In my heart, I'm actually Canadian....
Michelle's free skate here may still be my all-time favorite Kwan performance, actually; naturally in the years since she has shown so much more artistry and maturity, but there is just something so carefree and fun about that performance in Birmingham, on top of the fact she just skated so flawlessly. What I loved about it especially was when she was on her way off the ice right after she was done and said to Frank Carroll "I was so nervous!!" . If only in ensuing years she was able to continue skating like that when she was nervous -- but then again, that's the difference between being a 14 year old on your way up and a 17 year old expected to win the OGM.
As for Nicole, I was amazed at the brilliance of her short program and couldn't believe this was the same young lady who couldn't even get out of qualifying at the previous Worlds. And I'm so glad that Lulu, one of my all time favorites, won here, since it was sort of all downhill from there for her and I'm glad that she was able to get to the top of the podium at least once in her career.
As to the men, pretty good faceoff between Elvis and Todd; I remember being a bit annoyed at the 6 that Elvis received for TM in his long. He FELL on the quad attempt, after all; there should have been a rule in place that if you fall, you don't get a 6.
It was good to see Kovarikova & Novotny win Pairs; I'm always in favor of, at least every now and then, having someone from a country other than the Usual Suspects get to the top.
The dance competition I have tried to block out of my memory for the most part. This was one of those seasons where there were so many ISU regulations against doing anything even remotely interesting that the free dances were just a major snore. Except for one couple. This was the first time I ever saw Shae-Lynn and Vic skate, and I was absolutely completely blown away. They were absolutely fantastic; I truly thought (it's even written down in my "performance critique noteook" that I am referring to at the moment) I was watching the next Torvill & Dean. Well, they never quite made it that far, but.... I also remember, the following year, when the free dances overall were even WORSE, when Shae-Lynn & Vic took the ice (last) I was like, Oh, my God, I am SO glad to see you two!!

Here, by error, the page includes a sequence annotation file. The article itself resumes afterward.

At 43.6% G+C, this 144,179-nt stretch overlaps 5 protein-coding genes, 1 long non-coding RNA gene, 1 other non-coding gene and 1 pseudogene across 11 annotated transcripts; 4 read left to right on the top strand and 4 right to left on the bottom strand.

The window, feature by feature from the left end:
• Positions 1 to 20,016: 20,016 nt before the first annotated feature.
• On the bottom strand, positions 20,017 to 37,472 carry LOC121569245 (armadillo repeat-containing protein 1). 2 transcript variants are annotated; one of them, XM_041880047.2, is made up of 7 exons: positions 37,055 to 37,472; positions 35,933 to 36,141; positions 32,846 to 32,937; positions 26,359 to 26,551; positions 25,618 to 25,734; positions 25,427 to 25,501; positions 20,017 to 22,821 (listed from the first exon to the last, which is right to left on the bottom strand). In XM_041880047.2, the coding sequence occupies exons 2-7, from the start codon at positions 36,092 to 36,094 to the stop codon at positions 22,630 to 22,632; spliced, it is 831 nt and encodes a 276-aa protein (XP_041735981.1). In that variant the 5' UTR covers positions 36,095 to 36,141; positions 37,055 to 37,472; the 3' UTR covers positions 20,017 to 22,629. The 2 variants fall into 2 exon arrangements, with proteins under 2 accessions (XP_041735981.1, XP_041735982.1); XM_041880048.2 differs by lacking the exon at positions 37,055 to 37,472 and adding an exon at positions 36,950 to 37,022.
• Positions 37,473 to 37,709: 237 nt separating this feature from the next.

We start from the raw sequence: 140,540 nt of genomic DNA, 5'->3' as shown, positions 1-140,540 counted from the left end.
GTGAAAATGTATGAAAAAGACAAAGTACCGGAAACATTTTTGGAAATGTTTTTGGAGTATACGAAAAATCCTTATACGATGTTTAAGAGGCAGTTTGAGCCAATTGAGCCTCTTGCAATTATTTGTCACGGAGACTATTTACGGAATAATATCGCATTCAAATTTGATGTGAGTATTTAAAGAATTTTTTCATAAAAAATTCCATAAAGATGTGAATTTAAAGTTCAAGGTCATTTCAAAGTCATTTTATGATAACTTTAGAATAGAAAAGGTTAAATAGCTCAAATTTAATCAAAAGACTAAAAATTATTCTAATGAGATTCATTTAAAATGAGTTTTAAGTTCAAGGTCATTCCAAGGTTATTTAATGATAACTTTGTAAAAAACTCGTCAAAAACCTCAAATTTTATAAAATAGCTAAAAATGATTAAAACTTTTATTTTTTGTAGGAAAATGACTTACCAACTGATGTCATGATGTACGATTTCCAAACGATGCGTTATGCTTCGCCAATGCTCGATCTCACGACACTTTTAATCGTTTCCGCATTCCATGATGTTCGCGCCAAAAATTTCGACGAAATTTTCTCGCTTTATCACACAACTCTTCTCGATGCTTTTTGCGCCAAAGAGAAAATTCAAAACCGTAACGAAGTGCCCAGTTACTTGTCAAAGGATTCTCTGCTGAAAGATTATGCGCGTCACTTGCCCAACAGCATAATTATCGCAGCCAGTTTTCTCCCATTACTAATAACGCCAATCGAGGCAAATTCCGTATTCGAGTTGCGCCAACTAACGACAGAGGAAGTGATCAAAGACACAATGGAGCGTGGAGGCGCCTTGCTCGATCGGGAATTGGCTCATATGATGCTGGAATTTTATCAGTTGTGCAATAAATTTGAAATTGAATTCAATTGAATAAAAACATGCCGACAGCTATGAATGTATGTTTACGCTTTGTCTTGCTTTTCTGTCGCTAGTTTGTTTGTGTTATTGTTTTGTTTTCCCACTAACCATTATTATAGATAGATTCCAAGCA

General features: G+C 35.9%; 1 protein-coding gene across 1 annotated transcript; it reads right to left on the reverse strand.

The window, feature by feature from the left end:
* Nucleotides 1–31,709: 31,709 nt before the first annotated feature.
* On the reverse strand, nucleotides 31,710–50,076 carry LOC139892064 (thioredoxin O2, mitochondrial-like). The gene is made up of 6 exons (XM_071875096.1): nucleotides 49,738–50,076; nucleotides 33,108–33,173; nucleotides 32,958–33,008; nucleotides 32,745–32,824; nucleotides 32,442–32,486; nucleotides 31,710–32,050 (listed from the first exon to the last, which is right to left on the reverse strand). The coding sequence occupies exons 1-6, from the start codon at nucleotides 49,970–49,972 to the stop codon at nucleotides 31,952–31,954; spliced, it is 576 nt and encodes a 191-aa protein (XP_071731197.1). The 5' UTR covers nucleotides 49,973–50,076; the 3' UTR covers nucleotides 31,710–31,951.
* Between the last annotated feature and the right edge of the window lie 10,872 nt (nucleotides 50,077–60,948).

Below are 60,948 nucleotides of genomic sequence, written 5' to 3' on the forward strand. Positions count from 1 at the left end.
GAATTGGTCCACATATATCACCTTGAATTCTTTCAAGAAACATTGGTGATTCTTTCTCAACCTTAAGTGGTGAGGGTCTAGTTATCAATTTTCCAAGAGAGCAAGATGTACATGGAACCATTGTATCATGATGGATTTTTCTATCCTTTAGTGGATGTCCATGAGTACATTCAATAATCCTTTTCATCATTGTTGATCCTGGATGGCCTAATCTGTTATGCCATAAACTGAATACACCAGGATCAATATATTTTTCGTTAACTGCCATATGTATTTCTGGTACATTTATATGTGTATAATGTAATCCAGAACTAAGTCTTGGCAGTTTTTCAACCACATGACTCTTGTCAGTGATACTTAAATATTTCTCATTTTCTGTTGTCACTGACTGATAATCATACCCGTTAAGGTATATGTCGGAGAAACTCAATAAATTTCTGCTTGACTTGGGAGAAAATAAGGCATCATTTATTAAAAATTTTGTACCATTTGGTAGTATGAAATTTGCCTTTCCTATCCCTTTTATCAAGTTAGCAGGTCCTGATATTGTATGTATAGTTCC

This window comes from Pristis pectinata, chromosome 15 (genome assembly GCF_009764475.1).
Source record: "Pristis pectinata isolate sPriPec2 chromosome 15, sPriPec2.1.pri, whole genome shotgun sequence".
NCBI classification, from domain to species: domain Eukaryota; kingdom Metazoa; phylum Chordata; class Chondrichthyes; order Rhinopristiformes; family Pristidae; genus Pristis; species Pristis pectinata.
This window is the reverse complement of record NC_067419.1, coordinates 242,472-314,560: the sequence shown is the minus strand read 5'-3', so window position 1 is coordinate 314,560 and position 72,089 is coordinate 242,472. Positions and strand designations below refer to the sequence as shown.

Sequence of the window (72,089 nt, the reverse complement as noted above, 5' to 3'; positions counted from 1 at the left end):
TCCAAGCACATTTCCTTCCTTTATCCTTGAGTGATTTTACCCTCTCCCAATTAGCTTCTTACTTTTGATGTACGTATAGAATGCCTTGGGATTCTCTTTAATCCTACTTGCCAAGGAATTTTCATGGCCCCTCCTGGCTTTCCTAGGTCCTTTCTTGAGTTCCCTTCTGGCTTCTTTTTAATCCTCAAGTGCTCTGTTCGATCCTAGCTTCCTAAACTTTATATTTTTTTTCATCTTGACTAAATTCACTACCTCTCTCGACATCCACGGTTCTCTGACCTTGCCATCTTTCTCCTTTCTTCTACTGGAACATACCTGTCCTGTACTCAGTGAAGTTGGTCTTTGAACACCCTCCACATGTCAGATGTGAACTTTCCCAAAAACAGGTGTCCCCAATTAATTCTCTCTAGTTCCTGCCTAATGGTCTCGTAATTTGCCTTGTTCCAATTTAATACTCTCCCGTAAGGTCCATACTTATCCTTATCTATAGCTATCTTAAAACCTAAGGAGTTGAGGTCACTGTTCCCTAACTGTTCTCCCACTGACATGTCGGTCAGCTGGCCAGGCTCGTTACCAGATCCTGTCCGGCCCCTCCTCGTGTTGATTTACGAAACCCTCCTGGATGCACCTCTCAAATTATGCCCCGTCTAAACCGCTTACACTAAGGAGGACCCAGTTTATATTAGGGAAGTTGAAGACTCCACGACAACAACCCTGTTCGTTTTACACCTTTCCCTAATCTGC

I was so happy with Lu Lu I wanted her to win so bad after she withdrew the previous year.
Michelle was awsome!! It was the first time she made me cry. She landed jump after jump. I would have definitely had her in front of Bonaly but her best was yet to come. After all. It was the low marks that motivated Frank Carroll to choose Salome which transformed Michelle into one of the greats.
Rondo is also one of my favorite MK programs. My favorite part is when she lands her 2nd 3z and has the biggest smile on her face and goes into a spread eagle and you can just see her shoulders slowly relaxing. Aww, such a sweet performance. From as early as 14, one could see she'd be a champion.